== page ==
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The Purpose of Temptation
Sunday Readings for Mar. 13, 2011 (1LentA)
By Fr. Phil Bloom


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Bottom line: God allows the devil to tempt us so we can gain humility, trust and strength.

Once four priests were spending a couple of days at a cabin. In the evening they decided to tell each other their biggest temptation.

The first priest said, "Well, it's kind of embarrassing, but my big temptation is bad pictures. Once I even bought a copy of the Sports Illustrated Swimsuit Edition."

"My temptation is worse," said the second priest. "It's gambling. One Saturday instead of preparing my homily I went to the race track to bet on the ponies."

"Mine is worse still," said the third priest. "I sometimes can't control the urge to drink. One time I actually broke into the sacramental wine."

The fourth priest was quiet. "Brothers, I hate to say this," he said, "but my temptation is worst of all. I love to gossip - and if you guys will excuse me, I'd like to make a few phone calls!"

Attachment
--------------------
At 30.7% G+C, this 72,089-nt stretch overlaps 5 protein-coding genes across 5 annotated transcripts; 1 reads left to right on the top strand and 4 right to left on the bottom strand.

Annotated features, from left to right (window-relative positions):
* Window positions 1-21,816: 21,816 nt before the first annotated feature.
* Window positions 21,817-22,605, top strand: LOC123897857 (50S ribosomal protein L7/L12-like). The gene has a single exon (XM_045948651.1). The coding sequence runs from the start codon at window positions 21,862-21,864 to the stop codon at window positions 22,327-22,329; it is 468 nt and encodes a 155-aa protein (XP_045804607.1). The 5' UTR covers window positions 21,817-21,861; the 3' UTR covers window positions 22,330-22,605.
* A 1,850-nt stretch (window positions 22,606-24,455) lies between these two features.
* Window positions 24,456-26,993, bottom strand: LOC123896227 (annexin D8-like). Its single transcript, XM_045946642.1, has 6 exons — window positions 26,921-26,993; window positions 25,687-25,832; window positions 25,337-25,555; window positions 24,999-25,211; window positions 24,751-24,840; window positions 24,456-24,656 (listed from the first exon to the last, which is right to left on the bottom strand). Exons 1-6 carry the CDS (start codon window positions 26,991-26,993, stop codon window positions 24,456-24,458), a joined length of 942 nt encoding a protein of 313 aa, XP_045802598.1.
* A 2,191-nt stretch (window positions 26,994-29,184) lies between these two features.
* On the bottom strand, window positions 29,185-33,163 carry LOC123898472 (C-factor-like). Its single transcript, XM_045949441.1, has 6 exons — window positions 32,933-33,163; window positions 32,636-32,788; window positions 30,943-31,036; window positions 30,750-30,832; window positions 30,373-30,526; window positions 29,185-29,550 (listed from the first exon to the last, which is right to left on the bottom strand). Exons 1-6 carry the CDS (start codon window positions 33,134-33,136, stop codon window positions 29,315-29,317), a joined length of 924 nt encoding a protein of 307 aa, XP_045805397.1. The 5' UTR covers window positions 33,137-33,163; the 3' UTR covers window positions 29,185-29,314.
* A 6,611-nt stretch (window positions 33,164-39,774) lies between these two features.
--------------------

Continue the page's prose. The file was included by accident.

Well, we all have temptations. This Sunday I want to address a difficult question: Why does God allow the devil to tempt us? It may surprise you that God uses the devil. He is not an independent power, equal to God. At any moment God could banish Satan, but he does not do so. Temptations have a purpose in God's plan.

We see today that even Jesus experienced temptation. He was "led by the spirit into the desert to be tempted by the devil." The Spirit led him - in order for the devil to tempt him. Temptations have a purpose.

The first reason that God allows the devil to tempt us is to expose our real selves. I remember once I was having a pretty good Lent. I had given up candy and had set aside extra time for prayer and spiritual reading. When I got to Holy Week I felt pretty confident. On Palm Sunday someone gave me an early Easter present - a box of See's Chocolates. They are my favorites. I looked at the box and started thinking about which one I would eat first when Easter came. Then I reminded myself that today is Sunday - a kind of little Easter. And I noticed that some of the chocolates have nuts which, of course, are nutritional. Well, you know what happened: I stripped the plastic off the container and ate one. By the end of the afternoon I had finished the entire box.*